One problem with any fill factor value is that it is linear and disruptive activity is often skewed.
This means you are inserting an I-O overhead into relatively stable portions of the key range in order to reduce the disruptive impact of insert activity in another portion of the key range.
One innovation I saw in a third-party tool for another RDBMS was the ability to have a higher level of free space where the index was most disrupted. Most RDBMS (SQL Server included) really do not care if free space is distributed in a linear fashion or concentrated in one place, they will use whatever is in the free space map.
This particular routine had parameters to give average free space in the index, and highest allowable concentration of free space within a single MB of data. When an index is rebuilt, the routine reading the old index pages would also review the level of fragmentation, and it would insert additional free space where the fragmentation was worst.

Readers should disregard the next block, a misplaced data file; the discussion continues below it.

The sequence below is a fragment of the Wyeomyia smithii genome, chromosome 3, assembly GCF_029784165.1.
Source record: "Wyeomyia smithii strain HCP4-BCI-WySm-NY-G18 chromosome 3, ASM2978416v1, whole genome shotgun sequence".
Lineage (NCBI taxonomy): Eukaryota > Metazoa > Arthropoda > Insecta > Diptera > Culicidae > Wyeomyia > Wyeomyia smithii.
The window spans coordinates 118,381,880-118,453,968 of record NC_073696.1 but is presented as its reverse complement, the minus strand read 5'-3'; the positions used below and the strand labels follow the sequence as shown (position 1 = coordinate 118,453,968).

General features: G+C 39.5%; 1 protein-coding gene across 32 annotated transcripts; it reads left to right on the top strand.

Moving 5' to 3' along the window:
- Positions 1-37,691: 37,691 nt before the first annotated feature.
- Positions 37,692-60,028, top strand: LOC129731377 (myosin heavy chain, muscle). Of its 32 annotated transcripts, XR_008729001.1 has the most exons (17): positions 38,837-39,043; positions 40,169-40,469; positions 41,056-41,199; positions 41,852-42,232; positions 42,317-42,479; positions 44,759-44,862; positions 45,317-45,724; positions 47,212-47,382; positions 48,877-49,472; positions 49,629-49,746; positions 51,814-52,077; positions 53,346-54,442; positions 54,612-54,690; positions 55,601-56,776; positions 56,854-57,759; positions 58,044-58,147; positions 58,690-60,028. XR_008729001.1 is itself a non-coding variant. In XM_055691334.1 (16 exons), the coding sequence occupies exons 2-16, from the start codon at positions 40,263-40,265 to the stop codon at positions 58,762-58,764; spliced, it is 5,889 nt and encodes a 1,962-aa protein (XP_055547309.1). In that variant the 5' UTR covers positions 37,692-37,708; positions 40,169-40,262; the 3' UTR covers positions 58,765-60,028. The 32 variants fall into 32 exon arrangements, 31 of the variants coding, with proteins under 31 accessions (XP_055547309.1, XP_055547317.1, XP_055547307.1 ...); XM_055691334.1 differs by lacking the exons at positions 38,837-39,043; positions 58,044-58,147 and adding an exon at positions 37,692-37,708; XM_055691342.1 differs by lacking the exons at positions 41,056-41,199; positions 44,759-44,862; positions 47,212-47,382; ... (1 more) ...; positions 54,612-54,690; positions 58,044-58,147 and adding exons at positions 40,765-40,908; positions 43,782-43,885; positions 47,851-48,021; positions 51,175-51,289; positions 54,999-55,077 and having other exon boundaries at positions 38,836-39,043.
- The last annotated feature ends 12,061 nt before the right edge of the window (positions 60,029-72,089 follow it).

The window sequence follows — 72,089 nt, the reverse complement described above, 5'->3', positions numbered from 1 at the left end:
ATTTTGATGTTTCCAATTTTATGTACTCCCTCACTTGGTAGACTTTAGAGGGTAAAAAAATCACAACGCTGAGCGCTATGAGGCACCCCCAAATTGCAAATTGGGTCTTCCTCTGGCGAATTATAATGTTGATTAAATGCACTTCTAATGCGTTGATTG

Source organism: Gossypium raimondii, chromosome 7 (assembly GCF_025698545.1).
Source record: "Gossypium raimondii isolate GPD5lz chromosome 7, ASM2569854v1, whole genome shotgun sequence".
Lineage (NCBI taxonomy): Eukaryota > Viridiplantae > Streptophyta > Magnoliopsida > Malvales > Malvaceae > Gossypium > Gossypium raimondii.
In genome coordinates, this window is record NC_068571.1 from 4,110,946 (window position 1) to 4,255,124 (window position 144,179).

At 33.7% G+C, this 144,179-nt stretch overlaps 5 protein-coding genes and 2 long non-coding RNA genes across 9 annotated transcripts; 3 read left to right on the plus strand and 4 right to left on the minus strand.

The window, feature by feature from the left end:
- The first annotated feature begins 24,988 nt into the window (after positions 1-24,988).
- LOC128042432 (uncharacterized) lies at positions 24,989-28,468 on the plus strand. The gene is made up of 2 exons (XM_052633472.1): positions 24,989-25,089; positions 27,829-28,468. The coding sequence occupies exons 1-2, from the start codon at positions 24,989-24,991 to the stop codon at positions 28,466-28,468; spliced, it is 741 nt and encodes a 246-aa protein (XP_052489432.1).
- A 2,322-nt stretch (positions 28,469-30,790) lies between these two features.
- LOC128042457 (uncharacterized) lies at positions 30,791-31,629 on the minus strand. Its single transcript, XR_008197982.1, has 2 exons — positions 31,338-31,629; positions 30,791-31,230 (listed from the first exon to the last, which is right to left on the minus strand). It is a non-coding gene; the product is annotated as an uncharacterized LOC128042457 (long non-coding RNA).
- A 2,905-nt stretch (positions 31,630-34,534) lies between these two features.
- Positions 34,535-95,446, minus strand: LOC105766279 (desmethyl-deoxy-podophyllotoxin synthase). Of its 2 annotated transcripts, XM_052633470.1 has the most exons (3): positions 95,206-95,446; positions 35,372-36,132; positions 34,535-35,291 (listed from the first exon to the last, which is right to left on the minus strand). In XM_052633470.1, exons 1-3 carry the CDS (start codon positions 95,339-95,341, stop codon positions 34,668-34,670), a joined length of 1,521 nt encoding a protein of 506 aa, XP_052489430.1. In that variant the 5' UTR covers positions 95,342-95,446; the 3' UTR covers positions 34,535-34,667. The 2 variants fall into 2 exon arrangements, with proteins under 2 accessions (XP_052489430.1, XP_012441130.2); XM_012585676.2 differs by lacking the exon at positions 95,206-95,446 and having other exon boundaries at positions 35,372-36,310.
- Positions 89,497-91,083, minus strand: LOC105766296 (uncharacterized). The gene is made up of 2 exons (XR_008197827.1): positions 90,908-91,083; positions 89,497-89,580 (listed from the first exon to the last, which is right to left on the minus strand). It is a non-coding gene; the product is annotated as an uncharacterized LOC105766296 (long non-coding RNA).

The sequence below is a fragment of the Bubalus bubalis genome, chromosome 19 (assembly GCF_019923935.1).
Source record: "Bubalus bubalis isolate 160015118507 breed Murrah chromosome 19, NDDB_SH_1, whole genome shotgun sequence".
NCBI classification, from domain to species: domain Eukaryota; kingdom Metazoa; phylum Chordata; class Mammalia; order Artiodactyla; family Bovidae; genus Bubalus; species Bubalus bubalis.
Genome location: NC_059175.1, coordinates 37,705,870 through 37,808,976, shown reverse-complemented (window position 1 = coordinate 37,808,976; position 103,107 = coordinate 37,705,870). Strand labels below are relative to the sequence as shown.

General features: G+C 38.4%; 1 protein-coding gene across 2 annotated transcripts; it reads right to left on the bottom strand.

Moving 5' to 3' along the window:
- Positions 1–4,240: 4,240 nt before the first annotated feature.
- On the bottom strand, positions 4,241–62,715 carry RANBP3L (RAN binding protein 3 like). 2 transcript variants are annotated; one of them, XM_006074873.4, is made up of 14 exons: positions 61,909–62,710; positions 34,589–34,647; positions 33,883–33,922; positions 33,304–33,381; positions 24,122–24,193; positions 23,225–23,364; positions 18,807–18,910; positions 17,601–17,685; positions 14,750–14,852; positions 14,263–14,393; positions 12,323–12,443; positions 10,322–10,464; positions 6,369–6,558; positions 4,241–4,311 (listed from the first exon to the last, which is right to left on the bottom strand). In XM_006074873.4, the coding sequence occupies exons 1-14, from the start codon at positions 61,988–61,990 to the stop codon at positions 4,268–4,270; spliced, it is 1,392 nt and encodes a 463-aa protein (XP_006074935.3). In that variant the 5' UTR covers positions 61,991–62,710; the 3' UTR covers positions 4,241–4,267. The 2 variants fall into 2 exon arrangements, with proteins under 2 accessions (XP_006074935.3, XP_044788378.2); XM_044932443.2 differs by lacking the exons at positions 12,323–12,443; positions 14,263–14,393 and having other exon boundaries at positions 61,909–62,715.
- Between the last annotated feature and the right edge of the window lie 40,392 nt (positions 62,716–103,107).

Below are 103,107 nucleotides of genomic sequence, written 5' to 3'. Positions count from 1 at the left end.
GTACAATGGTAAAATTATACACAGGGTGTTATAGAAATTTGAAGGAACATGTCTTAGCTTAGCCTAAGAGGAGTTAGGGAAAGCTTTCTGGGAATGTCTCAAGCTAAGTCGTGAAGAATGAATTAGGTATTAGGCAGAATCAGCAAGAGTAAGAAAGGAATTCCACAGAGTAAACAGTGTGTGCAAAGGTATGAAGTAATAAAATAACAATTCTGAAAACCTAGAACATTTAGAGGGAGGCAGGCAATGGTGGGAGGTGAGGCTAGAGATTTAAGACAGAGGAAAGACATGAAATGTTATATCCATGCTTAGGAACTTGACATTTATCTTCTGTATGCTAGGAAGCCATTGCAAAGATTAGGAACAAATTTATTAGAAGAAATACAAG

The end result was stable portions of the key range had very little free space, and therefore very efficient IO. Portions with a history of disruption would get more free space, allowing a greater number of inserts before fragmentation chains going outside the current extent would build up.
Non-linear free space would not suit all indexes, but for those that have a predictable pattern of skewed inserts it is a technique that can give useful extra performance.
Original author: SQL Server FineBuild 1-click install and best practice configuration of SQL Server 2017 2016, 2014, 2012, 2008 R2, 2008 and 2005. 14 Mar 2017
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